- Bid to break impasse and avoid another federal shutdown
- President warns of `ruthless coyotes,’ sex traffickers
President Donald Trump called for unity and coalition building in his State of the Union address Tuesday night and sought a path forward for congressional negotiators to make a deal on border security funding to avoid another government shutdown.
Trump backed away from his former demands for a concrete wall and called for a “smart, strategic, see-through barrier,” signaling he may accept a form of border fencing that Democratic lawmakers have also said they may support.
A bipartisan group of lawmakers has been scrambling to negotiate a border security funding deal by Feb. 15 to avoid another lapse in federal funding. After weeks of federal workers missing paychecks, delays at airports, and abandoned national parks, lawmakers are trying to write a compromise package. The record-setting 35-day shutdown spurred by Trump’s call for a border wall ended Jan. 25.
Democrats said Trump focused too heavily on barriers instead of other, more cost-effective border technologies, such as drones, sensors and surveillance.
“I don’t think he offered much of a path forward, it’s basically what we have been hearing from him pretty consistently,” Gary Peters (D-Mich.), ranking member of the Senate Homeland Security and Governmental Affairs Committee, said in an interview. “Understanding border security requires a comprehensive solution, he didn’t give us much of a pathway tonight.”
Trump has shifted his stances before and spent weeks calling lawmaker negotiations a “waste of time.” Negotiators have said they hope to have a package ready by Friday for a vote next week.
Senate Homeland Security Appropriations Chairwoman, Shelley Moore Capito (R-W.Va.) said she was encouraged by Trump’s hands-off approach to the negotiations.
“He was pretty non-specific with numbers, which is good, and he was asking us to do our job, which is good,” Capito said in an interview. “I think he put it squarely back where it should be, which is the 17 of us negotiating.”
In his speech, Trump painted border and immigration issues in a moral light, setting himself up as a foil to House Speaker Nancy Pelosi’s (D-Calif.) statements that walls are immoral.
“This is a moral issue,” Trump said in the speech. “The lawless state of our southern border is a threat to the safety, security, and financial well being of all Americans.”
The president called on lawmakers to fund a barrier to stop human trafficking and the flow of narcotics. It is the government’s job to protect working-class jobs for U.S. citizens, he said.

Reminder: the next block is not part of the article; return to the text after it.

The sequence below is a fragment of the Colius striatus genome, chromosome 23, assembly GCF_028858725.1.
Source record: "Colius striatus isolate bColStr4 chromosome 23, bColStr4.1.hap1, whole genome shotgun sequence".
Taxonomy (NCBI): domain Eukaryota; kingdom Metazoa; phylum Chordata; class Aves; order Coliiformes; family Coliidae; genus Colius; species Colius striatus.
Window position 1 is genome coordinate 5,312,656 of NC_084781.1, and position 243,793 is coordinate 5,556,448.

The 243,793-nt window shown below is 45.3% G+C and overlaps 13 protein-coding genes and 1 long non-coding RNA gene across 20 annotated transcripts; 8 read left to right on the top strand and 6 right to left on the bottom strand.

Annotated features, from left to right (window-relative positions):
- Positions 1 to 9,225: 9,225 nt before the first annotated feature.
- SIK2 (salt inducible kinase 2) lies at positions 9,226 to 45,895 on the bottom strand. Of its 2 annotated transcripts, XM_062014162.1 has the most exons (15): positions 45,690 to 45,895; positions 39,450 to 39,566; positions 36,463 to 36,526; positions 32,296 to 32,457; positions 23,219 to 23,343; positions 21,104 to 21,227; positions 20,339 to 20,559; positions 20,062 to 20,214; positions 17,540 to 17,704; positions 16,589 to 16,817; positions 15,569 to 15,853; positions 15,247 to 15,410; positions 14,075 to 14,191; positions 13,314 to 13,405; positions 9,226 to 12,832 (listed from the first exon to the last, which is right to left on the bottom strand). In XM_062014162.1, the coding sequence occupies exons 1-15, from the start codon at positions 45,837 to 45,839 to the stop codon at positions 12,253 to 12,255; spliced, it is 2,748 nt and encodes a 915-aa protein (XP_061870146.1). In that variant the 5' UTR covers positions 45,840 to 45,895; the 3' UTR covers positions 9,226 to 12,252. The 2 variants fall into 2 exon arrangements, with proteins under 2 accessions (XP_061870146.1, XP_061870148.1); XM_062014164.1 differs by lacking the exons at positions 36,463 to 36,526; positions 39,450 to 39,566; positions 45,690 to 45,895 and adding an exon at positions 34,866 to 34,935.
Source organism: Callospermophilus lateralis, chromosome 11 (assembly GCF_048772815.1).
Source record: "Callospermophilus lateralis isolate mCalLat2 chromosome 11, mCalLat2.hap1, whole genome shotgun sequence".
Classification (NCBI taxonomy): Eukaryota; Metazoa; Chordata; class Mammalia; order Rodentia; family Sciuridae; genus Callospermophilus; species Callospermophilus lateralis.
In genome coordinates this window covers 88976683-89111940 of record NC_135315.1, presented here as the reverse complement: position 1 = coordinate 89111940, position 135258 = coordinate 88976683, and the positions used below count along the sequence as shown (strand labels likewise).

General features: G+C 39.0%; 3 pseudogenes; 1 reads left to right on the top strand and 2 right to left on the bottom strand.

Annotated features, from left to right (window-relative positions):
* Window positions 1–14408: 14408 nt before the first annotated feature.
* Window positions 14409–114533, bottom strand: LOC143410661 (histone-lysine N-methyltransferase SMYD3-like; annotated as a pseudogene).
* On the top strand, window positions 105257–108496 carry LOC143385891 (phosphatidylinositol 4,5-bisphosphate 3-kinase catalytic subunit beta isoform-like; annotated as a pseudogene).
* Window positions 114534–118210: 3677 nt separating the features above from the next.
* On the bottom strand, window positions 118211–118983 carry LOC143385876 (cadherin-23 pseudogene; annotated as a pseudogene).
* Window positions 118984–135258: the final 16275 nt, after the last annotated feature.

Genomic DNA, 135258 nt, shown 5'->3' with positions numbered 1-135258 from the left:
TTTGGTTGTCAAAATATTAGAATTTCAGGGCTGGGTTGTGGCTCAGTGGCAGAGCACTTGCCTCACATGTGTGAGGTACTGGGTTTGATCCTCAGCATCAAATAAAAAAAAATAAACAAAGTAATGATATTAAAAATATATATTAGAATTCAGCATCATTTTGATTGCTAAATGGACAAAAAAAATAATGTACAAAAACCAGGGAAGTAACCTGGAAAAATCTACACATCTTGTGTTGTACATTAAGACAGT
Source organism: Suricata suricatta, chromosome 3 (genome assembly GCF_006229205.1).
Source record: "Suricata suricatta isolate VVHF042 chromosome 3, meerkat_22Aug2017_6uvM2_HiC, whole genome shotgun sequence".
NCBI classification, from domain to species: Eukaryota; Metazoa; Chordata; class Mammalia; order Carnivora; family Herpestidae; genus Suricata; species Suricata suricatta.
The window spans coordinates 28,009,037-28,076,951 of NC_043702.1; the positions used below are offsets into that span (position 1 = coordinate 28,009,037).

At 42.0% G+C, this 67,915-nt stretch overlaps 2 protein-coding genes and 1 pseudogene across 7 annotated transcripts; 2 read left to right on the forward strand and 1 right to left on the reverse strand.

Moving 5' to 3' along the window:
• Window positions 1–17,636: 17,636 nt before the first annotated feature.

“Now is the time for the Congress to show the world that America is committed to ending illegal immigration and putting the ruthless coyotes, cartels, drug dealers, and human traffickers out of business,” Trump said.
Republican support for fully funding Trump’s border wall has been tepid. The initiative wasn’t passed even when the party controlled both chambers of Congress over the past two years.
Last week Democrats laid out their own plan to fund the Homeland Security Department before the Feb. 15 deadline. The summary included hundreds of millions of dollars to boost technology at the border, hire 1,000 more customs officers, and effectively reverse a Trump administration policy that limits victims of domestic and gang violence from receiving asylum, but included no funds for a wall or fencing. House Speaker Nancy Pelosi (D-Calif.) and other Democrats have said, however, they are open to fencing.
Trump has gone back and forth multiple times about his demands for the total length of the wall and if it needs to be made of solid concrete or fencing-like models with steel slats.
Trump and Senate Republicans in January laid out a plan to fund DHS at $70 billion in discretionary money, up from the Democrats’ proposal of $56 billion. The GOP’s plan included $5.7 billion for a border wall, as well as funds for 750 new border agents and 375 new customs officers.
About 650 miles of border barrier have already been built along the Southwest border with Mexico since the 1990s. The border spans almost 2,000 miles. U.S. Customs and Border Protection Commissioner Kevin McAleenan told the Senate Judiciary Committee last fall that about 1,100 miles of barrier are needed to secure the border, as the remainder falls in mountainous or desert areas. McAleenan said the cost to build one mile of fence ranges from $5 million to $25 million, depending in part on the terrain.
In fiscal 2017, Congress appropriated approximately $300 million in funding to replace about 40 miles of barrier, which is nearly complete, border officials told reporters in January. In fiscal 2018, Congress set aside roughly another $1.4 billion to construct new and replacement barriers. The new barrier, along about 30 miles in the Rio Grande Valley, is slated to begin construction this month, a CBP spokesman said in an interview.
To contact the reporter on this story: Michaela Ross in Washington at firstname.lastname@example.org